Let $G$ be a finite group and let $C_1,...,C_k$ be conjugacy classes of $G$. We define the following set:

$\Sigma$ = $\{(g_1,...,g_k) \in \prod_{i=1}^{k}C_i \hspace{1mm} | \hspace{1mm} \prod_{i=1}^{k}g_i = 1 \text{ and } \langle g_1,...,g_k\rangle = G\}$,

where $1$ denotes the unit element of $G$ and $\langle g_1,...,g_k\rangle$ stands for the group generated by $g_1,...,g_{k-1}$ and $g_k$. The group $G$ acts on $\Sigma$ by conjugation.

Assume now that $G$ has a trivial center. Then the action of $G$ on $\Sigma$ is $\textit{free}$. For a proof of this fact, see paragraph 7.3 on page 70 of these notes of a course "Topics in Galois Theory" given by J-P. Serre at Harvard University in the Fall of 1988.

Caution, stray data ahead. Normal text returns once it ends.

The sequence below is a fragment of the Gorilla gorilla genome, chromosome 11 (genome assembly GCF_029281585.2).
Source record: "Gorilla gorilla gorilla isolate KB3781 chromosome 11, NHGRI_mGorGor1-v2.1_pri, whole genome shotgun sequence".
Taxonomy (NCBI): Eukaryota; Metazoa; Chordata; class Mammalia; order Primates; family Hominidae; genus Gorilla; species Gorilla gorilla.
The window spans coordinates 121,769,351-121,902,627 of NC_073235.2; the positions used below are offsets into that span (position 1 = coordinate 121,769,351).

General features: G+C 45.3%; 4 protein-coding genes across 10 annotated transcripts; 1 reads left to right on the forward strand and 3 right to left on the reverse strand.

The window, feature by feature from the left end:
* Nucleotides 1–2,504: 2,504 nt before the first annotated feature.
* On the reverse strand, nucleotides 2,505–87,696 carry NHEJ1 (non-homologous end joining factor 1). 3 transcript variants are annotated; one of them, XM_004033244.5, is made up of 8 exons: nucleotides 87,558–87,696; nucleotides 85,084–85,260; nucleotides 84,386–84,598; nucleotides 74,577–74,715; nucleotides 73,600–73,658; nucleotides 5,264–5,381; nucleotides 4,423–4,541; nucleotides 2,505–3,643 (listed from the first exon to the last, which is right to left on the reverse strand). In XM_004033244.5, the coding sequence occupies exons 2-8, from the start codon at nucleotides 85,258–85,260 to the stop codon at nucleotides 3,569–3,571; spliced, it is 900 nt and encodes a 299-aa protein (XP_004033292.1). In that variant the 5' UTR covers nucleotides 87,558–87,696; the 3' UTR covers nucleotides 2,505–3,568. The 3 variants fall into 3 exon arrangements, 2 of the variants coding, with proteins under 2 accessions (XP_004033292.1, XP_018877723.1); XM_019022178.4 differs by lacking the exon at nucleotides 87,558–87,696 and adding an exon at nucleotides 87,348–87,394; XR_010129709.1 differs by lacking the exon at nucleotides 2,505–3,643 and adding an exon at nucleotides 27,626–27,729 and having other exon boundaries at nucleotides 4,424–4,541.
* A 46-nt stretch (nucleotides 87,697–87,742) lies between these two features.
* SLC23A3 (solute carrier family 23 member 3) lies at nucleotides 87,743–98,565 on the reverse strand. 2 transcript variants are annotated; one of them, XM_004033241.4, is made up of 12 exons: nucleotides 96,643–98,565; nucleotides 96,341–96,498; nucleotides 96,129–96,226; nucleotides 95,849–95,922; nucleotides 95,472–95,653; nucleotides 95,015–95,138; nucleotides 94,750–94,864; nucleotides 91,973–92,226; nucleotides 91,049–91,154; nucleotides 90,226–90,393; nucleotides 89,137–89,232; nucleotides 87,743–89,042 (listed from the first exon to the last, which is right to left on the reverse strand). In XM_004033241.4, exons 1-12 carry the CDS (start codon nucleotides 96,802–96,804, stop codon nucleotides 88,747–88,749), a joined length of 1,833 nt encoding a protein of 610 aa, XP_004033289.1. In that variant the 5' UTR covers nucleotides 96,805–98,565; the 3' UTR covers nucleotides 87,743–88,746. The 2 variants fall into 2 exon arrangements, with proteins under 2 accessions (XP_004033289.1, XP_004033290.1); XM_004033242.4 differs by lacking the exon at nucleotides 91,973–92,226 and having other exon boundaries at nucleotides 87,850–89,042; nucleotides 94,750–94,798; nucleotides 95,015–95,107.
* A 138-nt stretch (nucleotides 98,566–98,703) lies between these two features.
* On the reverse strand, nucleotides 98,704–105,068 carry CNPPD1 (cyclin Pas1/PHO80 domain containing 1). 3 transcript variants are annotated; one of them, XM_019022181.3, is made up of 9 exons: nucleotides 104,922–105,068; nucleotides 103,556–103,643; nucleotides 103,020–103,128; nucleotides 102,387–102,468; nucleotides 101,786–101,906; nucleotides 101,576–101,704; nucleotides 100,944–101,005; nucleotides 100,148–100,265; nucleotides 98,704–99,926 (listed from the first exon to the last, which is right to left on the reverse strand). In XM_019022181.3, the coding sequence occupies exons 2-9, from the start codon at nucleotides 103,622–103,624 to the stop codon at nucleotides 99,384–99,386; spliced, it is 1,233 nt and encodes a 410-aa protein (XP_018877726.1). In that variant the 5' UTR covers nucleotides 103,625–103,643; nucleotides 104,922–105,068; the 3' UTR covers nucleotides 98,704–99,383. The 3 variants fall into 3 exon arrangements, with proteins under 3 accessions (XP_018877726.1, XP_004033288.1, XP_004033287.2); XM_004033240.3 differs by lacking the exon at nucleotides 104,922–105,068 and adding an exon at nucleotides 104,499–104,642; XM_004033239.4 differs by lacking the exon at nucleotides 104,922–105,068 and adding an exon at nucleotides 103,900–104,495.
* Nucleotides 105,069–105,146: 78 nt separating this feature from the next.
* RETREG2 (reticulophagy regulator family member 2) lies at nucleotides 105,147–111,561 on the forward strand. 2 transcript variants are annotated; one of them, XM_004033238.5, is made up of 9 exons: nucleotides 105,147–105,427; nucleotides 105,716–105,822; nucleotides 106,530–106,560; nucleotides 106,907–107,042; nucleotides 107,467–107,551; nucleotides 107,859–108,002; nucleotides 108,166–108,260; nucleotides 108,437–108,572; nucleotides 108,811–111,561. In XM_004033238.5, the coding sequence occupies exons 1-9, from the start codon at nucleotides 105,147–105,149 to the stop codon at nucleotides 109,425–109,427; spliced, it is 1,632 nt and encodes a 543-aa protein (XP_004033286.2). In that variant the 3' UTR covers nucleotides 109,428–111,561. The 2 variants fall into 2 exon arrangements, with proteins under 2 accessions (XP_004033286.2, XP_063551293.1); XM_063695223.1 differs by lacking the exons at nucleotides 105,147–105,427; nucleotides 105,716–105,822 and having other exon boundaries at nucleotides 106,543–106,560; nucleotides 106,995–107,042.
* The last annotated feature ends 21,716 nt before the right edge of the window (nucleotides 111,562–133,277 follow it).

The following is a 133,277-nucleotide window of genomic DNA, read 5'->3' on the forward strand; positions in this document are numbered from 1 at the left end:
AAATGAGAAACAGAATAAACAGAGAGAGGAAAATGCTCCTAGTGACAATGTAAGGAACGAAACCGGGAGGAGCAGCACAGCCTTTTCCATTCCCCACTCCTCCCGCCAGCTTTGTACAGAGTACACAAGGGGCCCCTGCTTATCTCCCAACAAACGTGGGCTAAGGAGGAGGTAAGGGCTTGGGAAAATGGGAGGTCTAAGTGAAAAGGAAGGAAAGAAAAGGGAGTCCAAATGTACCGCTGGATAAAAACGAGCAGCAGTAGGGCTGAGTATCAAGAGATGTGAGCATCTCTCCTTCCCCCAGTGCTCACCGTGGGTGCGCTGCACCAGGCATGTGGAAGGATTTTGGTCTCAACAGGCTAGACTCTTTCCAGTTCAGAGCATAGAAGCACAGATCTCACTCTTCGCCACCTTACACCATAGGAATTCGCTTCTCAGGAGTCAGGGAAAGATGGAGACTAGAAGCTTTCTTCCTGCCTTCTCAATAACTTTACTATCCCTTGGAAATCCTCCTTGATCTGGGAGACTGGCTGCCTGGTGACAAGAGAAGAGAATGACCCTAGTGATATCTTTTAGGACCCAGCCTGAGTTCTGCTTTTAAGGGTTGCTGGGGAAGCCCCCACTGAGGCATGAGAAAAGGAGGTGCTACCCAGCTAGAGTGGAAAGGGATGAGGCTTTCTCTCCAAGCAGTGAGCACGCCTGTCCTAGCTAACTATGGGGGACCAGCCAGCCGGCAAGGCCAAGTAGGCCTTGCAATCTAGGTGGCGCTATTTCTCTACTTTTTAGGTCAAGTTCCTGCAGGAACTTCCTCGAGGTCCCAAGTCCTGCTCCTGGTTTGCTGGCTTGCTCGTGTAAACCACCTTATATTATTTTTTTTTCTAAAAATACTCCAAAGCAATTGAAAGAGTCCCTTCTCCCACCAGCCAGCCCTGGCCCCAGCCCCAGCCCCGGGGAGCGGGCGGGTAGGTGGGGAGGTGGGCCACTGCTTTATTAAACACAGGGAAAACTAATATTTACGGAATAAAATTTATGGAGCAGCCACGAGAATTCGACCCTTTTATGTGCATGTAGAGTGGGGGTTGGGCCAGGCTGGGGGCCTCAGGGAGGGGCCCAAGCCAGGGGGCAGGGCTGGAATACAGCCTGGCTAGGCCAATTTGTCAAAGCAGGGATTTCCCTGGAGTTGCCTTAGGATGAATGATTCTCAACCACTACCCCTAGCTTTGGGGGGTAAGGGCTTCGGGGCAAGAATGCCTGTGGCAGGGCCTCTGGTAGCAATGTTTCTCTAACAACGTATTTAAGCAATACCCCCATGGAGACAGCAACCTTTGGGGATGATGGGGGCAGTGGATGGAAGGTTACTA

Assume $k > 1$. We call a $k$-tuple of conjugacy classes $(C_1,...,C_k)$ of $G$ $\textit{rigid}$ if $\Sigma \neq \emptyset$ and if $G$ acts transitively on $\Sigma$.

Question: does, for every finite group $G$ with trivial center, there exist a $k > 1$ (depending on the group) such that $G$ has a rigid $k$-tuple of conjugacy classes?

Or, put differently:

Question: Does there exist a finite centerless group $G$ that does not have a rigid $k$-tuple of conjugacy classes for all $k > 1$?


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